I was 10 years old, and the private school I attended — like most schools in Panama at the time — was run by Catholic priests. My parents wanted my brother and me to have a good education, and Catholic schools had a great reputation. Not only did they have high academic standards, but they emphasized conduct and discipline. Wearing uniforms was required — and physical punishment was not uncommon.
I was an awkward kid, too tall for my age, my legs always outgrowing my uniform shorts. I was shy, big-faced, overweight — and slightly effeminate. I also was an egghead, spewing out uninteresting facts and buried in movie dreams and books. Other kids always made fun of me. I was a loner. At the playground, I normally sat down by myself while others played soccer. I was never included, never picked to join anybody’s team.
My solace was books — anything I could get my hands on. I especially loved Tintin comic books, because I identified with the young hero on his fantastical adventures. Our school had a library, and during breaks I would check out any new book I could find. The library was run by a priest. Whenever I came in and we were alone, he called me names in his thick Spanish accent: “Girly boy.” “Pussy.” “Bitch.” At first, I thought I’d misheard him.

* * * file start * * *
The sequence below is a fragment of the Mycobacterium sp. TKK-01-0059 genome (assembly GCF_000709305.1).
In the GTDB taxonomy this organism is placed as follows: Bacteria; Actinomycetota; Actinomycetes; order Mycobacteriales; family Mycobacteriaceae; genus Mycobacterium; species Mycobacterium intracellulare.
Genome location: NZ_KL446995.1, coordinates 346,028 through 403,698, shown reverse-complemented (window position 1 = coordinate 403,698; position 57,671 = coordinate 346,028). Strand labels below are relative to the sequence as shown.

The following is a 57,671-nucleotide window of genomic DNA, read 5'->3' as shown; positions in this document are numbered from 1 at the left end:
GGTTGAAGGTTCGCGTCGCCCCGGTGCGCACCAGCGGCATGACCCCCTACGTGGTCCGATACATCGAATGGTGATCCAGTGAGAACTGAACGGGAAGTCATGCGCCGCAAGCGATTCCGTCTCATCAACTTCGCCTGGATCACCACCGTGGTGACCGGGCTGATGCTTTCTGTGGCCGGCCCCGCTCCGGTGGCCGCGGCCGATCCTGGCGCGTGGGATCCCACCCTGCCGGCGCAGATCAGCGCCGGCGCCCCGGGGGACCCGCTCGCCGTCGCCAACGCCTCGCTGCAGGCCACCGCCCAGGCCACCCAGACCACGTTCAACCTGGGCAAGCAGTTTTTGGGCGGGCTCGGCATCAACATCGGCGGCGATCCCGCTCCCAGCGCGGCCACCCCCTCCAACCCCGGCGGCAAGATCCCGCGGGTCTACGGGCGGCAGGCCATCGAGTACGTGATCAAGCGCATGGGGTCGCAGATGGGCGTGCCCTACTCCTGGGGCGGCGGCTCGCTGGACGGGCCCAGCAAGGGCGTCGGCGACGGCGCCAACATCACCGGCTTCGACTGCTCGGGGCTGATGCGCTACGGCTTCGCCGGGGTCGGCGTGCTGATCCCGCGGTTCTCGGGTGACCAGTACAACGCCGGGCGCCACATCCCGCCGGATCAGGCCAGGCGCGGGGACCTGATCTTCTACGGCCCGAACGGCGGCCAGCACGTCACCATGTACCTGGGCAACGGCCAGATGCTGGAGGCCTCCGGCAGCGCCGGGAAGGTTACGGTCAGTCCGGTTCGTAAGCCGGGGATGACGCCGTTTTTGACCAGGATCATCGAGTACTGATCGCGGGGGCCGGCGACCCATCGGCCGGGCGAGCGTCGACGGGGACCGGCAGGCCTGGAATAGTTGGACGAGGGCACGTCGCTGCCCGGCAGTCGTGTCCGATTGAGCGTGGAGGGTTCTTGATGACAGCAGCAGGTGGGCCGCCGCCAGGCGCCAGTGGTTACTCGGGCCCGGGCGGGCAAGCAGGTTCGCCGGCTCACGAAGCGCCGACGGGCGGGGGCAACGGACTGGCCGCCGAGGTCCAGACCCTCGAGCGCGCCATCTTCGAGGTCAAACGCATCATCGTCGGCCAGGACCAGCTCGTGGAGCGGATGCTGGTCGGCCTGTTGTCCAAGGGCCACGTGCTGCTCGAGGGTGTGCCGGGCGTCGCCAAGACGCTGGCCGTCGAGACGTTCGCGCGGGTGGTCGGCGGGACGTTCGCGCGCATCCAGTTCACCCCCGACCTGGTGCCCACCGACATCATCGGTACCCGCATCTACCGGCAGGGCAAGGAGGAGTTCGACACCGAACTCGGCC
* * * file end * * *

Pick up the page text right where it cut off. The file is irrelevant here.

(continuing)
As the days progressed, he got louder, and when it sank in, I started to cry. But as I burst into tears, he came out from behind the counter and wrapped his arms gently around me. “I’m sorry,” he’d say. “Did I hurt your feelings?” He’d then sit me down, tell me that he would protect me from the bullies, and offered the library as a place of refuge. “Nobody ever comes in here,” he promised, and I started looking forward to my visits. He was a big man, with a friendly smile, bushy eyebrows, slouching shoulders, barrel chest, hairy arms, and fingers that reminded me of small eggplants. In his black robe, he looked like a giant.
On the school’s top floor, the library was a long, narrow room with no windows and walls painted in a sickly greenish tone. It was the only place at school with air conditioning, and since Panama is very hot and humid, the temperature alone made the library seem like a protective cave for me. I would help the priest pick up books and stack them. Before I knew it, I was working all hours of my free time there. After school, while the other students were involved in gymnastics and sports, I was at the library. My parents encouraged it. They thanked the priest for looking after me.